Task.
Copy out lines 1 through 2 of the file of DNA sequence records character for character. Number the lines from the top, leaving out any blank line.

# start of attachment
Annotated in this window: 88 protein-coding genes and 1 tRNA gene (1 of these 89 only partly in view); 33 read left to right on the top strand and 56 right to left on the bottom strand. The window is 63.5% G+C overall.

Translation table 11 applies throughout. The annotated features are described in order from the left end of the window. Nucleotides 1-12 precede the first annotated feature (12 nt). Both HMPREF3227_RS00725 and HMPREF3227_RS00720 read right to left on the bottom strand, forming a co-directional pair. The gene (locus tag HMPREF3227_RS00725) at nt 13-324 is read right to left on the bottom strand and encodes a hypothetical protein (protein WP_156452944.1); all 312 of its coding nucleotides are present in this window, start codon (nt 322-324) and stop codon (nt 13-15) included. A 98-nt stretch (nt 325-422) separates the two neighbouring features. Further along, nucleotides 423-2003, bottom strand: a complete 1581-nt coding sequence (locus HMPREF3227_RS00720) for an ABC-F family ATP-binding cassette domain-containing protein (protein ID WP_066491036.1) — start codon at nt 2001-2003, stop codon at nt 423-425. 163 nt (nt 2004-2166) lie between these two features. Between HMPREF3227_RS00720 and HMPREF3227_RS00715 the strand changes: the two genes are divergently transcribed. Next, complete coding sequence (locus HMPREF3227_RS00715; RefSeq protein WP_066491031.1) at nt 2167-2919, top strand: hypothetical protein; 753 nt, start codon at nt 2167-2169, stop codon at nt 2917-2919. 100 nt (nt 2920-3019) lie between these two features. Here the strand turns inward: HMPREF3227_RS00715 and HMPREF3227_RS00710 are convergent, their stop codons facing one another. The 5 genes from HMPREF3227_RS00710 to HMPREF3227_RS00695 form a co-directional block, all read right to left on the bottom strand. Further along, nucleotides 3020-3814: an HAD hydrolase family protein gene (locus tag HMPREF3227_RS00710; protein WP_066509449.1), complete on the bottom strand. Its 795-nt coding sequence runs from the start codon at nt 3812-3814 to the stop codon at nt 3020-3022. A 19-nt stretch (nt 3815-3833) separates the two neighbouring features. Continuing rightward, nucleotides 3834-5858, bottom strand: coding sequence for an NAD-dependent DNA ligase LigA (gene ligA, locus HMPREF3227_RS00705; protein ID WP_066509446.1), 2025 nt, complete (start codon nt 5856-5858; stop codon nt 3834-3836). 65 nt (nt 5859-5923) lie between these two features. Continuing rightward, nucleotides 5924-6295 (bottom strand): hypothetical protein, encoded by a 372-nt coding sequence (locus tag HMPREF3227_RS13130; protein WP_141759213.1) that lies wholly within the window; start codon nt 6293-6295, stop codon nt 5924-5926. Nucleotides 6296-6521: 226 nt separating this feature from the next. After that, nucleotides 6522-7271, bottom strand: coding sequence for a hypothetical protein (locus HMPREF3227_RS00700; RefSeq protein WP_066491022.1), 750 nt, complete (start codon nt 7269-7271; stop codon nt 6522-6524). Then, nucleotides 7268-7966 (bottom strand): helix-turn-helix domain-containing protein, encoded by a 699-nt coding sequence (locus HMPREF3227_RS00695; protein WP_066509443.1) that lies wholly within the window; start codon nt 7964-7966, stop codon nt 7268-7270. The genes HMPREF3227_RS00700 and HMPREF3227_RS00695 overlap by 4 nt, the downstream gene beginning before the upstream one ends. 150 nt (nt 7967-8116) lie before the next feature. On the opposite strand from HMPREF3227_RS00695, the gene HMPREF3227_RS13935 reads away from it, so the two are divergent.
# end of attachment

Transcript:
Annotated in this window: 88 protein-coding genes and 1 tRNA gene (1 of these 89 only partly in view); 33 read left to right on the top strand and 56 right to left on the bottom strand. The window is 63.5% G+C overall.

Translation table 11 applies throughout. The annotated features are described in order from the left end of the window. Nucleotides 1-12 precede the first annotated feature (12 nt). Both HMPREF3227_RS00725 and HMPREF3227_RS00720 read right to left on the bottom strand, forming a co-directional pair. The gene (locus tag HMPREF3227_RS00725) at nt 13-324 is read right to left on the bottom strand and encodes a hypothetical protein (protein WP_156452944.1); all 312 of its coding nucleotides are present in this window, start codon (nt 322-324) and stop codon (nt 13-15) included. A 98-nt stretch (nt 325-422) separates the two neighbouring features. Further along, nucleotides 423-2003, bottom strand: a complete 1581-nt coding sequence (locus HMPREF3227_RS00720) for an ABC-F family ATP-binding cassette domain-containing protein (protein ID WP_066491036.1) — start codon at nt 2001-2003, stop codon at nt 423-425. 163 nt (nt 2004-2166) lie between these two features. Between HMPREF3227_RS00720 and HMPREF3227_RS00715 the strand changes: the two genes are divergently transcribed. Next, complete coding sequence (locus HMPREF3227_RS00715; RefSeq protein WP_066491031.1) at nt 2167-2919, top strand: hypothetical protein; 753 nt, start codon at nt 2167-2169, stop codon at nt 2917-2919. 100 nt (nt 2920-3019) lie between these two features. Here the strand turns inward: HMPREF3227_RS00715 and HMPREF3227_RS00710 are convergent, their stop codons facing one another. The 5 genes from HMPREF3227_RS00710 to HMPREF3227_RS00695 form a co-directional block, all read right to left on the bottom strand. Further along, nucleotides 3020-3814: an HAD hydrolase family protein gene (locus tag HMPREF3227_RS00710; protein WP_066509449.1), complete on the bottom strand. Its 795-nt coding sequence runs from the start codon at nt 3812-3814 to the stop codon at nt 3020-3022. A 19-nt stretch (nt 3815-3833) separates the two neighbouring features. Continuing rightward, nucleotides 3834-5858, bottom strand: coding sequence for an NAD-dependent DNA ligase LigA (gene ligA, locus HMPREF3227_RS00705; protein ID WP_066509446.1), 2025 nt, complete (start codon nt 5856-5858; stop codon nt 3834-3836). 65 nt (nt 5859-5923) lie between these two features. Continuing rightward, nucleotides 5924-6295 (bottom strand): hypothetical protein, encoded by a 372-nt coding sequence (locus tag HMPREF3227_RS13130; protein WP_141759213.1) that lies wholly within the window; start codon nt 6293-6295, stop codon nt 5924-5926. Nucleotides 6296-6521: 226 nt separating this feature from the next. After that, nucleotides 6522-7271, bottom strand: coding sequence for a hypothetical protein (locus HMPREF3227_RS00700; RefSeq protein WP_066491022.1), 750 nt, complete (start codon nt 7269-7271; stop codon nt 6522-6524). Then, nucleotides 7268-7966 (bottom strand): helix-turn-helix domain-containing protein, encoded by a 699-nt coding sequence (locus HMPREF3227_RS00695; protein WP_066509443.1) that lies wholly within the window; start codon nt 7964-7966, stop codon nt 7268-7270. The genes HMPREF3227_RS00700 and HMPREF3227_RS00695 overlap by 4 nt, the downstream gene beginning before the upstream one ends. 150 nt (nt 7967-8116) lie before the next feature. On the opposite strand from HMPREF3227_RS00695, the gene HMPREF3227_RS13935 reads away from it, so the two are divergent.